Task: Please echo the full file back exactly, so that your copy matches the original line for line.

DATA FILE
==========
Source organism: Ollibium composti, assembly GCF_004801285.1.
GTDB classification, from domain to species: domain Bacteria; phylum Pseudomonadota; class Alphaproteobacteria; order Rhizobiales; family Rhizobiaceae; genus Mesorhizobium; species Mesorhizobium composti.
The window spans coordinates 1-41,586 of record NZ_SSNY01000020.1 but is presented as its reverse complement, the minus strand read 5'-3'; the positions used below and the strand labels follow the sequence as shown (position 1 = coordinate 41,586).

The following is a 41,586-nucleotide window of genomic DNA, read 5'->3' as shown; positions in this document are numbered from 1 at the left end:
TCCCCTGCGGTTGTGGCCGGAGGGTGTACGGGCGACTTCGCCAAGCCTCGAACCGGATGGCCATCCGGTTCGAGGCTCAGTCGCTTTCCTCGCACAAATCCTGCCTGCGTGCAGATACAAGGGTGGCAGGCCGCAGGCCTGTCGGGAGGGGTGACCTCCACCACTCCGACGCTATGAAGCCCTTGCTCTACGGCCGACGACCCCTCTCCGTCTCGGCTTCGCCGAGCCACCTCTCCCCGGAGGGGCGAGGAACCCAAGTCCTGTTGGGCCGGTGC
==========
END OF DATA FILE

Source organism: Ollibium composti, assembly GCF_004801285.1.
GTDB classification, from domain to species: domain Bacteria; phylum Pseudomonadota; class Alphaproteobacteria; order Rhizobiales; family Rhizobiaceae; genus Mesorhizobium; species Mesorhizobium composti.
The window spans coordinates 1-41,586 of record NZ_SSNY01000020.1 but is presented as its reverse complement, the minus strand read 5'-3'; the positions used below and the strand labels follow the sequence as shown (position 1 = coordinate 41,586).

The following is a 41,586-nucleotide window of genomic DNA, read 5'->3' as shown; positions in this document are numbered from 1 at the left end:
TCCCCTGCGGTTGTGGCCGGAGGGTGTACGGGCGACTTCGCCAAGCCTCGAACCGGATGGCCATCCGGTTCGAGGCTCAGTCGCTTTCCTCGCACAAATCCTGCCTGCGTGCAGATACAAGGGTGGCAGGCCGCAGGCCTGTCGGGAGGGGTGACCTCCACCACTCCGACGCTATGAAGCCCTTGCTCTACGGCCGACGACCCCTCTCCGTCTCGGCTTCGCCGAGCCACCTCTCCCCGGAGGGGCGAGGAACCCAAGTCCTGTTGGGCCGGTGC